Intersect #2 Review

Written by: Ray Fawkes

Art by: Ray Fawkes

Published by: Image

After being left mostly confused by the first issue of Intersect, I was interested yet cautious when checking out the second issue. While the newest issue is still pretty disorientating, it feels a lot more comprehensible now. Fawkes gives us just enough information to somewhat grasp the situation at hand while still managing to creep you out with the idea of some unknowable terror.

The “previously” page in this issue helps lay out some concepts that were pretty tough to get a handle on last issue, and this introduction helped provide some context for the events happening and made the whole reading experience more enjoyable. That’s not to say the book is dumbed down or anything. The book is every bit as complex as last time and new mysteries and events are added to the book just as you think you’re getting it. Now, however, it feels you have a few instructions with which to put the puzzle together.

Outside of this, there isn’t much different from the first issue, but everything is just clearer now. This in turn makes some other elements of the book stronger; the horror for example. While the first issue definitely freaked me out with its body horror and unsettling art, now that I have a better grasp of the pandemic within the book, it manages to be even more horrifying as the concept behind it is incredibly creepy. Anyone who was disturbed by the events in the first issue and was intrigued enough to read on should definitely check this out, knowing more just makes it more unsettling.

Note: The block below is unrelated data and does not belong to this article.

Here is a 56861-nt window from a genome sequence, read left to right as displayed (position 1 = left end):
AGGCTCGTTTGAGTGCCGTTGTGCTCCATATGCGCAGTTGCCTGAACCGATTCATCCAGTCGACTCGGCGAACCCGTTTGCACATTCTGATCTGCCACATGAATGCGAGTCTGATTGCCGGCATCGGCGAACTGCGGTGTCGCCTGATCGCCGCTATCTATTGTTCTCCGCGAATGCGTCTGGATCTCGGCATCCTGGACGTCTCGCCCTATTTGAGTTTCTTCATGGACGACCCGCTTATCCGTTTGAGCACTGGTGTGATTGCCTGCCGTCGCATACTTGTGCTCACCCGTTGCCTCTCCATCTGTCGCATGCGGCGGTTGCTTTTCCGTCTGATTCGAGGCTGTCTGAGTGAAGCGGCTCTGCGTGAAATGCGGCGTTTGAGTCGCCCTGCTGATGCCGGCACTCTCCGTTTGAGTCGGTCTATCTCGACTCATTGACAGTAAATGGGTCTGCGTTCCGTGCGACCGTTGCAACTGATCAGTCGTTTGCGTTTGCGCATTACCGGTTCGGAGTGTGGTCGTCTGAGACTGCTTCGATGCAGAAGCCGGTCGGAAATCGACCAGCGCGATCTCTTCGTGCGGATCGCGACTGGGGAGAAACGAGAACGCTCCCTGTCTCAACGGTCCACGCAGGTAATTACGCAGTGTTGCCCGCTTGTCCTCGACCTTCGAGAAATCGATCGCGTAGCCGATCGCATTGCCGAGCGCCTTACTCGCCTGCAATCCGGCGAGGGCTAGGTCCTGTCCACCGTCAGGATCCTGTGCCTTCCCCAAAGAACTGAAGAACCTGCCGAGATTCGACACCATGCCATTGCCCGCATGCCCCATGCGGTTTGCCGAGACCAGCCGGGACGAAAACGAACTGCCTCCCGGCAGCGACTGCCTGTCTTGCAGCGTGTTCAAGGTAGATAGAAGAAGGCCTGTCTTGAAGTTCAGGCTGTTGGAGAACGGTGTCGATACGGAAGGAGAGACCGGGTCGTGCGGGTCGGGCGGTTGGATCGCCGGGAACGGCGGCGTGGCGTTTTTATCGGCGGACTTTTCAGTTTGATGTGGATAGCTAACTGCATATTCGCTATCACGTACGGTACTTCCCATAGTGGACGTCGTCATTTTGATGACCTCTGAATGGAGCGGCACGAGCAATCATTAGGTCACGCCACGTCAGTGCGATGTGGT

The art once more remains a highlight of the book, managing to capture the unsettling nature and unusual structure of the narrative into a wholly original and unique art style. While there are a lot of pages that seem to have more blank space than last issue (maybe that’s just me though) there are still some stand out moments in this issue that convey a level of beauty compared to the horror of last issue. It really is a style that needs to be seen, and it’s simply beautiful to look at.

Overall, this issue is very similar to the first, except now it’s (thankfully) a bit clearer in what’s happening. For anyone who, like me, was intrigued by the first issue but found it frustratingly opaque, you should definitely check this one out. It seems to be opening up a bit more and revealing its concepts bit by bit. This won’t entice anyone who was completely turned off by the first issue or doesn’t like this sort of thing, but if you think Intersect #2 is your sort of book, then you’ll probably like it, and I recommend picking it up.